There have been some tough guys in Houston sports history -- native sons George Foreman, Nolan Ryan, and Roger Clemens (even if you factor in his chemically-aided roid rage) -- all come to mind. Anybody can rattle off a list of ten of those guys -- and we might just do that next week -- but we were thinking today of the least toughest, most unintimidating athletes in Houston sports history, and without further ado, here they are:
10. Ernest Givins, Oilers: We'll give Givins some credit -- he kept on ticking after many a licking. But the fact remains that he was the human punching bag for the Oilers' Run-N-Shoot years, and it didn't surprise us to be able to find, all these years later, a YouTube clip of Givins getting lit the fuck up again and again.
9. Charley Kerfeld, Astros: Kerfeld is listed in the record books as having stood 6'6" and weighing 225 pounds. And then he put his other foot on the scale...At any rate, vast bulk does not equal badassery, as the goofy Kerfeld amply proved in his brief career with the mid-'80s Astros, which found him showing up at the ballpark in pink Chuck Taylors and donning a Conehead mask in the bullpen. Here he is in all his orange rainbow, drunken, man-child glory, finding out that you just can't dump a can of Busch on Nolan Ryan and get away with it.
8. Bill Virdon, Astros. Virdon was the skipper of the Astros first playoff team in 1980, and Billy Martin he was not. In fact, he looked less like a hard-bitten Leo Durocher type than he did MASH's Father Mulcahy.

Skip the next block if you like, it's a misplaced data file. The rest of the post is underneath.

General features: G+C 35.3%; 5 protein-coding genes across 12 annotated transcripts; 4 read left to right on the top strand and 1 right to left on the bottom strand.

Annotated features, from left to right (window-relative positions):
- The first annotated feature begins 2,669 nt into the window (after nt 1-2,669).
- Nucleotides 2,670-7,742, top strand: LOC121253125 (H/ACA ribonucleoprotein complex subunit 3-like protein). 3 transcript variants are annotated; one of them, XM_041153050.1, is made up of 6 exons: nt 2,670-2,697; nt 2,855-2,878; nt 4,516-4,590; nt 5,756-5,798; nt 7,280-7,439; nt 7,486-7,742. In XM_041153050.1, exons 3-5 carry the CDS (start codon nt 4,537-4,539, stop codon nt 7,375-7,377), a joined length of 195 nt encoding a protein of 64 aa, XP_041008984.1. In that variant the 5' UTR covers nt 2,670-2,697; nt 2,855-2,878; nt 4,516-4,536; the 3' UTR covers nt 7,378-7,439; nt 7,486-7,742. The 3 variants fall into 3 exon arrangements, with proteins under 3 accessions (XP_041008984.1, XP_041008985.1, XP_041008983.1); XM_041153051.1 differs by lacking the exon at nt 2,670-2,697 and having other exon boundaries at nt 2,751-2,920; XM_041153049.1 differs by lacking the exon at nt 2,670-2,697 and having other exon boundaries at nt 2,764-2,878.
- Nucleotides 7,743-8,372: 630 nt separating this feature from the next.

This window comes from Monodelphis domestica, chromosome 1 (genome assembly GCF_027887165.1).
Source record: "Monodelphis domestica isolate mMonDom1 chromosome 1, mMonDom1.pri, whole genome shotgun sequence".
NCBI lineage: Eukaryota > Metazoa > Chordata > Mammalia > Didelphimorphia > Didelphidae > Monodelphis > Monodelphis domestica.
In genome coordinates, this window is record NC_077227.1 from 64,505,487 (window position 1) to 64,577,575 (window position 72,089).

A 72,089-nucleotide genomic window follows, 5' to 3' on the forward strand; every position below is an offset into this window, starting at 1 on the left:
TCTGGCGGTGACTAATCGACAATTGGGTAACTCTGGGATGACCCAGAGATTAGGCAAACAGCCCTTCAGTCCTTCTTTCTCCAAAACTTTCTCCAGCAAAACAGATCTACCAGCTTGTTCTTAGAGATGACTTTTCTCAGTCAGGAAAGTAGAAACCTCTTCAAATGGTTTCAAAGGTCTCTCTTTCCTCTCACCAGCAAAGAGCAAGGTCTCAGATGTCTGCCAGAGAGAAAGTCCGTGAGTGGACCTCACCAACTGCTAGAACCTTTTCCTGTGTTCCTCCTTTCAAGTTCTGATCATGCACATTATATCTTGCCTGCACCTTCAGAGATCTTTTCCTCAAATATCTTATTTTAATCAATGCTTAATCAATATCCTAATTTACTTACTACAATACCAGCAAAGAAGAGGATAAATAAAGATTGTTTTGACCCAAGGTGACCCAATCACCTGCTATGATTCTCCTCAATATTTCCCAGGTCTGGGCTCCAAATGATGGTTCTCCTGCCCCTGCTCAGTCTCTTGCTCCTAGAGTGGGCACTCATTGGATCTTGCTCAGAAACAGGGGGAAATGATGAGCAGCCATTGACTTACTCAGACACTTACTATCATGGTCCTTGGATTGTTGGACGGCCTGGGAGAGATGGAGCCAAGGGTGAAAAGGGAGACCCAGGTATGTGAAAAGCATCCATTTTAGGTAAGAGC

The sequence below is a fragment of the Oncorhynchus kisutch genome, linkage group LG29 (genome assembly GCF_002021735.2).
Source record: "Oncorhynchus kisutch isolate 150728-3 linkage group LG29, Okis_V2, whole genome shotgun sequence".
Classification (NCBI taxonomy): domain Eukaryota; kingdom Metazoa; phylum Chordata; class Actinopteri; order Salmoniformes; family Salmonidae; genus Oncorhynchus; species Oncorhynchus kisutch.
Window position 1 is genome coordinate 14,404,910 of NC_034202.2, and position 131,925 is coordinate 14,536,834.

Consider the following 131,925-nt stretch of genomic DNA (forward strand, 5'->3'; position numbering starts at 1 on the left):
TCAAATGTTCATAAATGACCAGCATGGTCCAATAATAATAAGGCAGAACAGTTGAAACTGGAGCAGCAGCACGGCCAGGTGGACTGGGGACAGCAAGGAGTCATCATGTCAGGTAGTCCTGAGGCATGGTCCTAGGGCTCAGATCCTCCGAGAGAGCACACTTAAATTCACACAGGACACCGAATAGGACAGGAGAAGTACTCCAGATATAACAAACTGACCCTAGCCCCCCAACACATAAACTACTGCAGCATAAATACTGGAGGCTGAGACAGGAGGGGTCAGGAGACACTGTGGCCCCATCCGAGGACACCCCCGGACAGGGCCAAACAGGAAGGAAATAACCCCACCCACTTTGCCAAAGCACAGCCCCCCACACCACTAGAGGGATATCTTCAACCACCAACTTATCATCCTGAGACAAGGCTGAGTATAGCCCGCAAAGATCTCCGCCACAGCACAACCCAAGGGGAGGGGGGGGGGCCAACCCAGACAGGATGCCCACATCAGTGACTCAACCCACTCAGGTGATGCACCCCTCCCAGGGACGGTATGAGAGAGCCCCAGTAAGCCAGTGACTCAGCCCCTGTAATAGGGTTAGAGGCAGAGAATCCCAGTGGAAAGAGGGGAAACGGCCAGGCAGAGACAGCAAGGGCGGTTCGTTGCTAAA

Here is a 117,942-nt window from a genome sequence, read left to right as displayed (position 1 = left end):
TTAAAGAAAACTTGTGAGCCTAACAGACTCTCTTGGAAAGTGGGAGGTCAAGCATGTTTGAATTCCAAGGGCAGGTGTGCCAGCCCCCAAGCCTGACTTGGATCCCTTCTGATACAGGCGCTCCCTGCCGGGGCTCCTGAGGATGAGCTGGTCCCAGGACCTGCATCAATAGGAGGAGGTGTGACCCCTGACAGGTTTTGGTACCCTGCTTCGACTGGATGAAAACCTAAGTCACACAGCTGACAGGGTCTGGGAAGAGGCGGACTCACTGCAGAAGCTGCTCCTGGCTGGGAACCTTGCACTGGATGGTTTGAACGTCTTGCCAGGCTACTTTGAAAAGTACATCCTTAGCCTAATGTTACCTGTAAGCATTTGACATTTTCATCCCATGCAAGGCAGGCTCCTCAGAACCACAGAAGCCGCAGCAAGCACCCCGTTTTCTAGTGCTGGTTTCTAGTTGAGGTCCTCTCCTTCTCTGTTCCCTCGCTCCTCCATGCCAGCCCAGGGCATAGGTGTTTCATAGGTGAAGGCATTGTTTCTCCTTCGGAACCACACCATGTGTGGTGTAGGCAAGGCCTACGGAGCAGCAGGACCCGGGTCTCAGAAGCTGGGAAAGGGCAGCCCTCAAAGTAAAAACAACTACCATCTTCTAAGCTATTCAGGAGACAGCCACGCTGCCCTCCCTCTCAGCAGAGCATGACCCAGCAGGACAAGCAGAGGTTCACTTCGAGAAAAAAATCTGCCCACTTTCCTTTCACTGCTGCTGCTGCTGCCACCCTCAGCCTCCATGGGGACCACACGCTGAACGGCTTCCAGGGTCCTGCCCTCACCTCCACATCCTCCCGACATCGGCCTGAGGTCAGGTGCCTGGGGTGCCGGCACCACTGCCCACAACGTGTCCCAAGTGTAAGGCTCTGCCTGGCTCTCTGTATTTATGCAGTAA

7. Moochie Norris, Rockets: The pint-sized point guard with the wild 'fro was born to be a bobblehead and is thus easily the least intimidating Rocket point guard ever, outpacing even Ivy Leaguer Matt Maloney by a huge distance.
6. Kaz Matsui, Astros. It's not just that he's always hurt. It's the nature of those injuries, with his anal fissure topping the list.
5. Ralph Sampson, Rockets. Despite his huge size, strength, and agility, Sampson decided at some point that he was not a hard-in-the-paint guy and tried to make his way as finesse-based, Euro-type player. And then he failed to kick Jerry Sichting's ass, despite the fact that Sichting was 18 inches shorter and 100 pounds lighter.
4. Billy "The Whopper" Paultz, Rockets. The NBA's version of Charley Kerfeld, a big, goofy-looking guy packing a few extra pounds. We like the amusingly jaunty music that provides backdrop to this South American-produced clip of Paultz's thunderfooted, sky hook-heavy game:
3. Toni Fritsch, Oilers. Kickers are not badasses as a rule, but few in the history of the NFL have been less intimidating than Fritsch. Even in his Oilers uniform, this roly-poly Austrian somehow appeared to be wearing lederhosen, quaffing a beer, and yodeling.
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2. David Carr, Texans. Another guy who took a lot of abuse, albeit with less-distinguished results than Givins. Carr's on-field wussery set back the cause of California pretty-boy QBs by decades, undoing all of John Elway's hard work for the cause.
Here's Carr testifying about what God has done for him, and how many tough Christians there are in the NFL. That may be, but Carr isn't one of them:
1. Tracy McGrady, Rockets. You would think a guy with a name like Tracy would be tough -- or at least that's what Johnny Cash's "A Boy Named Sue" would have us believe -- but McGrady's brittleness, arrogance and petulance has marked him as the queen bitch of the NBA. Anybody who is known as both "She-Mac" and Tracy McLady just has to top this list.